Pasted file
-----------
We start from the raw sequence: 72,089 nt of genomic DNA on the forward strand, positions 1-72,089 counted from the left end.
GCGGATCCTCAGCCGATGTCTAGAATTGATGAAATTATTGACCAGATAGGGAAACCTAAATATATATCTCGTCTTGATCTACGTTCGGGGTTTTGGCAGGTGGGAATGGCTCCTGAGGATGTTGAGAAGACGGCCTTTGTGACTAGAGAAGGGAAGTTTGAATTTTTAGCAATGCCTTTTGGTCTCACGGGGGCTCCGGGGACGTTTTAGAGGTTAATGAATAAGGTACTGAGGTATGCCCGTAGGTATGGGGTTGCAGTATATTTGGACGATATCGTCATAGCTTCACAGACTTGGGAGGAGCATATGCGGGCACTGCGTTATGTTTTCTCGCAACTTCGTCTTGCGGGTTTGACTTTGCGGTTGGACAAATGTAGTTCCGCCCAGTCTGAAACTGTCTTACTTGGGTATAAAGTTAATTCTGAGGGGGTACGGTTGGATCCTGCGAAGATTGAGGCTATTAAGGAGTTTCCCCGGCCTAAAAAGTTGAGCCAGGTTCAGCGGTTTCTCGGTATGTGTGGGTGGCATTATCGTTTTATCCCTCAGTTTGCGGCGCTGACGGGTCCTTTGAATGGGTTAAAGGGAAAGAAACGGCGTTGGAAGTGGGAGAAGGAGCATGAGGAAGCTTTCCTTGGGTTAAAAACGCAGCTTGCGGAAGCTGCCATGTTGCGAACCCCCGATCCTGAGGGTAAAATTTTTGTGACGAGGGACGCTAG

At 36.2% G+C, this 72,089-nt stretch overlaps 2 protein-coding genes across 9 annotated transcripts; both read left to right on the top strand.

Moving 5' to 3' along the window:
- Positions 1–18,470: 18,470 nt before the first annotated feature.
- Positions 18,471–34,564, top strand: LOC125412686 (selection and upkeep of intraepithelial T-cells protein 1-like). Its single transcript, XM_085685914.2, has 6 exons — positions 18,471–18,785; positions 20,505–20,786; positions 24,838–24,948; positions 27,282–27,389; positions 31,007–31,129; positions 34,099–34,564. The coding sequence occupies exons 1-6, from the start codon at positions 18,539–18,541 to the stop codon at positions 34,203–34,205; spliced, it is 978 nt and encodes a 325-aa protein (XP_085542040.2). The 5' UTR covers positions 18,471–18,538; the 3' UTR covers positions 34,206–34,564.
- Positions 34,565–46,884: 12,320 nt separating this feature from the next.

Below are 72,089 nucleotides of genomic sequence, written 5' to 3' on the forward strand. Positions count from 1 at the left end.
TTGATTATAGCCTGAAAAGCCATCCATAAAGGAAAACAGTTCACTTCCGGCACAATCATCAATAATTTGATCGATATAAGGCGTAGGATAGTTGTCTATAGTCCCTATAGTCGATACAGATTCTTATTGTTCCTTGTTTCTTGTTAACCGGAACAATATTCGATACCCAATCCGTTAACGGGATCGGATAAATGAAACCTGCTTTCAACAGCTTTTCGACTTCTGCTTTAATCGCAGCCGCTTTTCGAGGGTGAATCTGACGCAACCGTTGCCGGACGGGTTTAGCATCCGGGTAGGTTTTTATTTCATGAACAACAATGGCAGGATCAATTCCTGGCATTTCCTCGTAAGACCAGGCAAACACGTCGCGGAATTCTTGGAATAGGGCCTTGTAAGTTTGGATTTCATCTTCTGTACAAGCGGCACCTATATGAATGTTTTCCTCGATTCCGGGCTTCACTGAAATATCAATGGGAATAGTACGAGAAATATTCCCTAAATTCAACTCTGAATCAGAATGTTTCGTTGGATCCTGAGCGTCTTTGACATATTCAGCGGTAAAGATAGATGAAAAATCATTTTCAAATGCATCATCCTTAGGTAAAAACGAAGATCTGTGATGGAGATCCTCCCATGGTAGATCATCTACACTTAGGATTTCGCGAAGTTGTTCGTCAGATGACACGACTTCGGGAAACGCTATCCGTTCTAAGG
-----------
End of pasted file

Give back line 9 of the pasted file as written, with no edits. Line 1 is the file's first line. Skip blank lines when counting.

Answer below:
TTGATTATAGCCTGAAAAGCCATCCATAAAGGAAAACAGTTCACTTCCGGCACAATCATCAATAATTTGATCGATATAAGGCGTAGGATAGTTGTCTATAGTCCCTATAGTCGATACAGATTCTTATTGTTCCTTGTTTCTTGTTAACCGGAACAATATTCGATACCCAATCCGTTAACGGGATCGGATAAATGAAACCTGCTTTCAACAGCTTTTCGACTTCTGCTTTAATCGCAGCCGCTTTTCGAGGGTGAATCTGACGCAACCGTTGCCGGACGGGTTTAGCATCCGGGTAGGTTTTTATTTCATGAACAACAATGGCAGGATCAATTCCTGGCATTTCCTCGTAAGACCAGGCAAACACGTCGCGGAATTCTTGGAATAGGGCCTTGTAAGTTTGGATTTCATCTTCTGTACAAGCGGCACCTATATGAATGTTTTCCTCGATTCCGGGCTTCACTGAAATATCAATGGGAATAGTACGAGAAATATTCCCTAAATTCAACTCTGAATCAGAATGTTTCGTTGGATCCTGAGCGTCTTTGACATATTCAGCGGTAAAGATAGATGAAAAATCATTTTCAAATGCATCATCCTTAGGTAAAAACGAAGATCTGTGATGGAGATCCTCCCATGGTAGATCATCTACACTTAGGATTTCGCGAAGTTGTTCGTCAGATGACACGACTTCGGGAAACGCTATCCGTTCTAAGG